In May, the first problem to be dealt with is “trueing”. When planting, there is always the possibililty of plants getting mixed in that do not belong, and if a bloom is not “true” it is pulled immediately and thrown away. The process is repeated the second year. In the third year the crop is harvested, the rhizomes sold, the leftovers replanted and the iris bed abandoned for at least 3-4 years.

Thousands of orders arrive early in the Spring and they are not all filled at one time. When digging iris for shipment, the Southern, early and rush orders are handled first. Orders are divided into “digging lists”, with about 100 orders per list, and given to an iris foreman. All iris on the digging list of the same name are dug at once, in alphabetical sequence. Rhizomes are trimmed, labelled and tied in bundles with twine, if the order contains more than one rhizome of a particular variety. The Iris are then brought to the packing shed and there the orders are matched against the shipping sheets and packed in excelsior. A carbon copy of the shipping sheet is included in the box. In those days the customer received an “order confirmation” letter before the iris were shipped. Allegedly there were no errors either in address or orders because all this was contained on the “order confirmation” and in case of error, the postal service would have returned the confirmation before iris shipment. In addition the shipping sheet contained in the box was a carbon copy of the “order confirmation”. And this is how it was done in the days before Bertrand Farr’s death in 1924.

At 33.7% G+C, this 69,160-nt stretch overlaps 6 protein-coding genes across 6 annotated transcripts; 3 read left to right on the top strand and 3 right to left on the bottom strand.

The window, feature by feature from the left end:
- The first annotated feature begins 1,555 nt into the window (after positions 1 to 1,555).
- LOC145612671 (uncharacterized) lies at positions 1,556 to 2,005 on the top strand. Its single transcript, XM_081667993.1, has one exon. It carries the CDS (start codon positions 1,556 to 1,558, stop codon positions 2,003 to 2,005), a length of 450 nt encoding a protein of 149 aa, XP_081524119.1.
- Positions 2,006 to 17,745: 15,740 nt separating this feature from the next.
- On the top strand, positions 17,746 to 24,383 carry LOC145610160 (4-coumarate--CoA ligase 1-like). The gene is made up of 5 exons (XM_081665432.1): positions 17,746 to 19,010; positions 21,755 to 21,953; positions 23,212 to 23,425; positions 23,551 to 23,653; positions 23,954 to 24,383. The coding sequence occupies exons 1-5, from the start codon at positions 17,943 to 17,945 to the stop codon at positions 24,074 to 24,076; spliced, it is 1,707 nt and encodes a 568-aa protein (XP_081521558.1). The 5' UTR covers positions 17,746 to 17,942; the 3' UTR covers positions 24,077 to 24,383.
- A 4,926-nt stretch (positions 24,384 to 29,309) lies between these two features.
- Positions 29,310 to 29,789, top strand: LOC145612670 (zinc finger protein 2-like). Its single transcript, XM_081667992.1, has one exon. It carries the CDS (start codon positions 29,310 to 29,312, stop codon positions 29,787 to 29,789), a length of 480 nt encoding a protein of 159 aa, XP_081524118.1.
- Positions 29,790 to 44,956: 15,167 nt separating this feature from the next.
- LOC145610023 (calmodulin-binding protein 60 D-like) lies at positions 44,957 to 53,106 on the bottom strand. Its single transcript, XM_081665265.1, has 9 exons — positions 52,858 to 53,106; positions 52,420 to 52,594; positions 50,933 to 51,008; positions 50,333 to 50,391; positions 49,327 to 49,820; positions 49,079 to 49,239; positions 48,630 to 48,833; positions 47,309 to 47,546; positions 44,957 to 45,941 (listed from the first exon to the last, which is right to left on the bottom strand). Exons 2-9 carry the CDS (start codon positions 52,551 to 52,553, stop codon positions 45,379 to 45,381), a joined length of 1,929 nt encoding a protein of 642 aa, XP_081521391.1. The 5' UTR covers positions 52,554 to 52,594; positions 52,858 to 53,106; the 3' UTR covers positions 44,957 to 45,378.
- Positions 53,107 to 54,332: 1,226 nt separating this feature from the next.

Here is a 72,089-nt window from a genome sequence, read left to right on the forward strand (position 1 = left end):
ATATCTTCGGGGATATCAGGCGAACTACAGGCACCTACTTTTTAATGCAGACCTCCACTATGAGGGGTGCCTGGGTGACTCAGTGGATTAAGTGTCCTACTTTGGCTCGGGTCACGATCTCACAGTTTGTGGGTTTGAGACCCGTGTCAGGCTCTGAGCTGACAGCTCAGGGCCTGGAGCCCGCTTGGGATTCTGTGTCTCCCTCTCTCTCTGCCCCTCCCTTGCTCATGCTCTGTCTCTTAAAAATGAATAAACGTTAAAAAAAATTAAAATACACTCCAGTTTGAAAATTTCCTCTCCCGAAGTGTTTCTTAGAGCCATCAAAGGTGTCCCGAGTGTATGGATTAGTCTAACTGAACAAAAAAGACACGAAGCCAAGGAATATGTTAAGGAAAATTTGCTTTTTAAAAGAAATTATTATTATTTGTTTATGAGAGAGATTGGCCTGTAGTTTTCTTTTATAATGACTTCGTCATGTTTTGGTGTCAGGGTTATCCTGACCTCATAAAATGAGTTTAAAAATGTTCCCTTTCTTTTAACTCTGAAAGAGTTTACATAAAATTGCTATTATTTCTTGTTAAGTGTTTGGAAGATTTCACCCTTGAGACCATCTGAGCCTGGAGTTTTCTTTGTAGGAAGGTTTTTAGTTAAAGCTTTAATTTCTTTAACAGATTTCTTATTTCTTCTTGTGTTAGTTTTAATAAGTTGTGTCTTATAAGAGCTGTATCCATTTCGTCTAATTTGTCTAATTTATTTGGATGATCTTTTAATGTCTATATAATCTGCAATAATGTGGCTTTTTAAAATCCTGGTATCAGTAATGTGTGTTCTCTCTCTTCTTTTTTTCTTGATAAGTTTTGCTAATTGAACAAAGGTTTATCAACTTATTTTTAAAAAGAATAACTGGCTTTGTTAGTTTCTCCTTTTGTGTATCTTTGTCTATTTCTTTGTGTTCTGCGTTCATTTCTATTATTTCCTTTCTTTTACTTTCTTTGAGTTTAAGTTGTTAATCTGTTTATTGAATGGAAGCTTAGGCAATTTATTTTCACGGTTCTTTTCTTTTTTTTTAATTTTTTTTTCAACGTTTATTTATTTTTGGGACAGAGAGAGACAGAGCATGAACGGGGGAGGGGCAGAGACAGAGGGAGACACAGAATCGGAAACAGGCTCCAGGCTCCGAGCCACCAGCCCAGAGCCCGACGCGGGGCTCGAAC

After Mr. Farr’s death, the operation did not cease to exist. It was moved to Weiser Park, a much larger property, and called “Farr Nursery Company”, where the iris continued to be sold . From what I can gather, Weiser Park also sold a lot of other garden plants, and was located on a large State highway convenient to the public. The business became more lucrative as a local garden center rather than a mail order one. By 1928, there were no more “elaborate” Iris Catalogs published, but Weiser Park promised its mail order buyers a ‘bulletin’ of new crops every week to keep up with the available varieties of plants. The very first bulletin/price list issued in Feb 1928 featured Farr’s iris. But also listed, in a rather ominous manner, were several hundred other iris that were to be sold off, never to be offered again. Probably Weiser Park stopped offering iris altogether in a few years, as the master hybridizer was gone, and there were no new Farr creations to offer to the public.

Credit given to the 1929 AIS checklist as a basis for most of this article, particularly the information provided by John Ravel.